There is no commercial use such as gas, showers, food included in the designated non-ferry area. Absent also in this hastily prepared schematic is a boat launch, tender service or transportation hub. Oh, and there could be a marina, but that option has not yet been addressed. Apparently all of this can be determined at some point on the land the ferry does not need.

At his presentation to the town council Sept. 4, Mr. Coplon spent considerable time discussing the problem of the deteriorating “pile pier” and existing buildings and infrastructure; apparently no one knows if they are at all salvageable, the extent of work they will require, or if they will have to be taken down. No one knows what this will cost or what’s beneath the pavement. No study has yet been done on this vital piece.

It was interesting that this concern, which was such a critical issue on Tuesday, was not mentioned during the public meeting the next evening. Nor were his many admonishments that this was hardly a plan, but merely was addressing the possibility of both ferry and public use at the site. The goal was to ascertain if, after the ferry told us what they needed, there would be room for some public use. Some of our officials are apparently content with leftovers, the use of which is to be determined at some future date.

At the public meeting Sept. 5, Mr. MacDonald of BFL was enthusiastic about coming to Bar Harbor. He should be; this is a win-win situation for his private corporation. They need an answer by early October only because it is advantageous to them to move out of Portland in that timeframe.

They also are interested in covering costs only for their own use, not in helping to clean up the toxic and rotting site they previously used. BFL is subsidized by the Canadian government and will depend on government support in the foreseeable future. (One might remember that the withdrawal of that subsidy is why our last ferry failed, leaving behind the unfortunate conditions that now need extensive and costly remediation.)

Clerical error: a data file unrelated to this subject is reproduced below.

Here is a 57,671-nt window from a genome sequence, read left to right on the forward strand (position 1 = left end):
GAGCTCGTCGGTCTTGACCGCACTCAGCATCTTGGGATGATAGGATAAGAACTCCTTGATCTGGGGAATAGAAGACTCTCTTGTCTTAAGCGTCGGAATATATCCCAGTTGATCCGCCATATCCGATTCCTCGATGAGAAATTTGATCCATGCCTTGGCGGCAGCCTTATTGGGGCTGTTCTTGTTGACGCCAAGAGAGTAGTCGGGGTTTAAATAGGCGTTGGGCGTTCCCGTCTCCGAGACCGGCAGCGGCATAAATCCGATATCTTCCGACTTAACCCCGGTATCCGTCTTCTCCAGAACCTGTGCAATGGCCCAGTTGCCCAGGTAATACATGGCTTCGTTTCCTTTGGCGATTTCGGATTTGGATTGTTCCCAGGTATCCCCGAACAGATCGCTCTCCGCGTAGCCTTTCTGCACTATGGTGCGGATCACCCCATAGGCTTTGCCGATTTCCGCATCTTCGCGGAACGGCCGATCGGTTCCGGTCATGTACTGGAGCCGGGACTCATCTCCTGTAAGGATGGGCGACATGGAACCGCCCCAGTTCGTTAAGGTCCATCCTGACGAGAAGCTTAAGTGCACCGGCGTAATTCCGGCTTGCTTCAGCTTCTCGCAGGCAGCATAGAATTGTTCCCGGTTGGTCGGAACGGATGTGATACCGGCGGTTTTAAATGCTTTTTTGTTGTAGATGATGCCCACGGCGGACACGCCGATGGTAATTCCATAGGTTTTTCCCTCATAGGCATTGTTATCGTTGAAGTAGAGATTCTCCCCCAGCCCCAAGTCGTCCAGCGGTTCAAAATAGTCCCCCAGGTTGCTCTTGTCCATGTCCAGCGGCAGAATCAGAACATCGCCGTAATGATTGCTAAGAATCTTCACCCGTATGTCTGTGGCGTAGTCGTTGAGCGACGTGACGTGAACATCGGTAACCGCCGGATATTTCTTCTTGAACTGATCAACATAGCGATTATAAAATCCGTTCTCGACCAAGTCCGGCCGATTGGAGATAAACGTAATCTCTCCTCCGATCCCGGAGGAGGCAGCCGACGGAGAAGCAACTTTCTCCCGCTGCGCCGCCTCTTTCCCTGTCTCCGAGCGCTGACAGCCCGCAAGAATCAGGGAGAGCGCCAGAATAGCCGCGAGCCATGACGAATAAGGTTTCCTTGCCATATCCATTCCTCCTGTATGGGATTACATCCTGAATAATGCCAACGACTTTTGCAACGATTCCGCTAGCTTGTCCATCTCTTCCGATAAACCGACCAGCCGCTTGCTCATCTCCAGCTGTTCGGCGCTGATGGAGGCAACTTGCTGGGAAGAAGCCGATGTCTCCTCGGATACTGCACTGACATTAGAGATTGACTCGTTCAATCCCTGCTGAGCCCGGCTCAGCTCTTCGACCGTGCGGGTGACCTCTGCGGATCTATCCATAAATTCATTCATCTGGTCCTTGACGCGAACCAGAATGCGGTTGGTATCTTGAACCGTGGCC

So why, with so many options unexplored, would we predicate the development of this “precious asset” on the demands and wishes of a private corporation? Their deadline of Oct. 2 may be advantageous to their business planning, but why are we deferring to this artificial deadline?

In fielding questions from the public, Mr. MacDonald did little to reassure us that he had any more insight or answers than anyone else in the room had. He continually replied that he is involved “in a lot of ongoing conversations” and that he is “fully confident there will be no issues.”

I was dumbstruck that this was the level of expertise, of preparedness, of due diligence, presented to us as the best solution for developing our multi-million dollar investment.

I fail to understand why some of our town officials, after the tremendously positive work done last fall by talented and interested residents, are racing to satisfy the wishes and demands of a private, for-profit corporation without allowing the public to participate or for other plans to be solicited, submitted, and evaluated.

There is a total lack of transparency and cooperative problem solving that is difficult to explain or understand. I admire those residents who have taken the time to study and research and involve themselves in this process.

They should not be regarded as adversaries but as collaborators.

There are so many challenges and opportunities and options to be explored. This is an incredible responsibility for our community. What are we afraid of? Together we can make this work. Let’s not squander the opportunity by making precipitous decisions.

Let’s make this a waterfront that we can all enjoy and share and be proud of. This is the opportunity of a lifetime, our legacy to the future of this community…please don’t squander it!

Ellen Grover

Bar Harbor